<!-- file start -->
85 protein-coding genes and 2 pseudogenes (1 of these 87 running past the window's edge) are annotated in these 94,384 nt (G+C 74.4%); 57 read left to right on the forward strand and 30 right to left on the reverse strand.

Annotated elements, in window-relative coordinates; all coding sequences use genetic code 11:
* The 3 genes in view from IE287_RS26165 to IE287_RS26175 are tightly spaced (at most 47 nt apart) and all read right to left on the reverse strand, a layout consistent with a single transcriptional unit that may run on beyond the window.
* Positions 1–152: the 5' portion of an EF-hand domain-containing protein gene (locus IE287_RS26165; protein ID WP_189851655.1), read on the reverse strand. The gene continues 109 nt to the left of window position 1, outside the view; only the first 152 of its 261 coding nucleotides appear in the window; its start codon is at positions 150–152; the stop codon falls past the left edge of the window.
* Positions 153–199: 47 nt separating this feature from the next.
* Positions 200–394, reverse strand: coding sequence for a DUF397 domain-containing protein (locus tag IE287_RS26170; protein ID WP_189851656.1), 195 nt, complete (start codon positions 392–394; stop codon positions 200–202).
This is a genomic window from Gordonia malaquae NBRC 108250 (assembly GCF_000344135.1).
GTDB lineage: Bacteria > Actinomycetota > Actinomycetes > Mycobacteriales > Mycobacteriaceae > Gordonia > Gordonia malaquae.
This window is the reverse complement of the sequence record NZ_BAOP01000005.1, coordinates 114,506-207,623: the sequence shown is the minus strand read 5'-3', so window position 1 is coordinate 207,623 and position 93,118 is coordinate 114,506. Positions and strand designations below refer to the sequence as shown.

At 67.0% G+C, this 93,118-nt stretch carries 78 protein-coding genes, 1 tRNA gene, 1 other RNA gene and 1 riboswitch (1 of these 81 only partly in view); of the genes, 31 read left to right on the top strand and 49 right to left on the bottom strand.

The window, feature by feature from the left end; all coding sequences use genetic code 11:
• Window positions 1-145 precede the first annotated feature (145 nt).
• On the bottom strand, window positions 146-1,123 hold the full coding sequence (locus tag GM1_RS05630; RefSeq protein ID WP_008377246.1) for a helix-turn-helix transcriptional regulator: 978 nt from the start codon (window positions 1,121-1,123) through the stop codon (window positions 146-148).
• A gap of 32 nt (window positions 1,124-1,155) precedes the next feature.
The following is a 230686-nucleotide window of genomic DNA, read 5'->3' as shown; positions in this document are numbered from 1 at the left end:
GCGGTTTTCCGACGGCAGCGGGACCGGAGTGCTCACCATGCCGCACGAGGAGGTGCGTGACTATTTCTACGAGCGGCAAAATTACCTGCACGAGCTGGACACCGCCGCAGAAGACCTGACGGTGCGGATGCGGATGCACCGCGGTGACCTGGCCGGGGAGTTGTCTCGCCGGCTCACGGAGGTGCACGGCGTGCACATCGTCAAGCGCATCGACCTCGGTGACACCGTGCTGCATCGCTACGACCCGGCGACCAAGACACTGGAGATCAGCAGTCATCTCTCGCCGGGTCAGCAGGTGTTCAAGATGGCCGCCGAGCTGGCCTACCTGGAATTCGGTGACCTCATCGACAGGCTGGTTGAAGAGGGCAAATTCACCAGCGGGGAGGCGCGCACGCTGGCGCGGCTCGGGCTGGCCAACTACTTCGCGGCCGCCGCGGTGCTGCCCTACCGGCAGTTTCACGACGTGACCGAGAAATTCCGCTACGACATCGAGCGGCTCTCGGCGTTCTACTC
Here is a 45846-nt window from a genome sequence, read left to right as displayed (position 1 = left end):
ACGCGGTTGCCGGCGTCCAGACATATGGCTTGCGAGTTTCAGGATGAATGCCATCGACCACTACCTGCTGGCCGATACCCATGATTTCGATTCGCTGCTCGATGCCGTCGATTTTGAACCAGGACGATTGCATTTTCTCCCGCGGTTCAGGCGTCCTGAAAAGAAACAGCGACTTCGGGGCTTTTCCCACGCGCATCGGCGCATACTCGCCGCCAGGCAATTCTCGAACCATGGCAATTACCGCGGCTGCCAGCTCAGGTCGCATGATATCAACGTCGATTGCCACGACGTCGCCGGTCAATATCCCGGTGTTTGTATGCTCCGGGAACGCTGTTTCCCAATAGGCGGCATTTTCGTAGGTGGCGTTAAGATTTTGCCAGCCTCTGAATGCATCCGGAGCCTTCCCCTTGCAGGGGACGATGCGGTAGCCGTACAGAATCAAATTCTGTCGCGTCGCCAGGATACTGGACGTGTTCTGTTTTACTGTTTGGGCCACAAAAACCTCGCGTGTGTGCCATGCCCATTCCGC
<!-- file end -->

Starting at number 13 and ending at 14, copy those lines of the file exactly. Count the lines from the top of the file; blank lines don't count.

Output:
• On the bottom strand, window positions 146-1,123 hold the full coding sequence (locus tag GM1_RS05630; RefSeq protein ID WP_008377246.1) for a helix-turn-helix transcriptional regulator: 978 nt from the start codon (window positions 1,121-1,123) through the stop codon (window positions 146-148).
• A gap of 32 nt (window positions 1,124-1,155) precedes the next feature.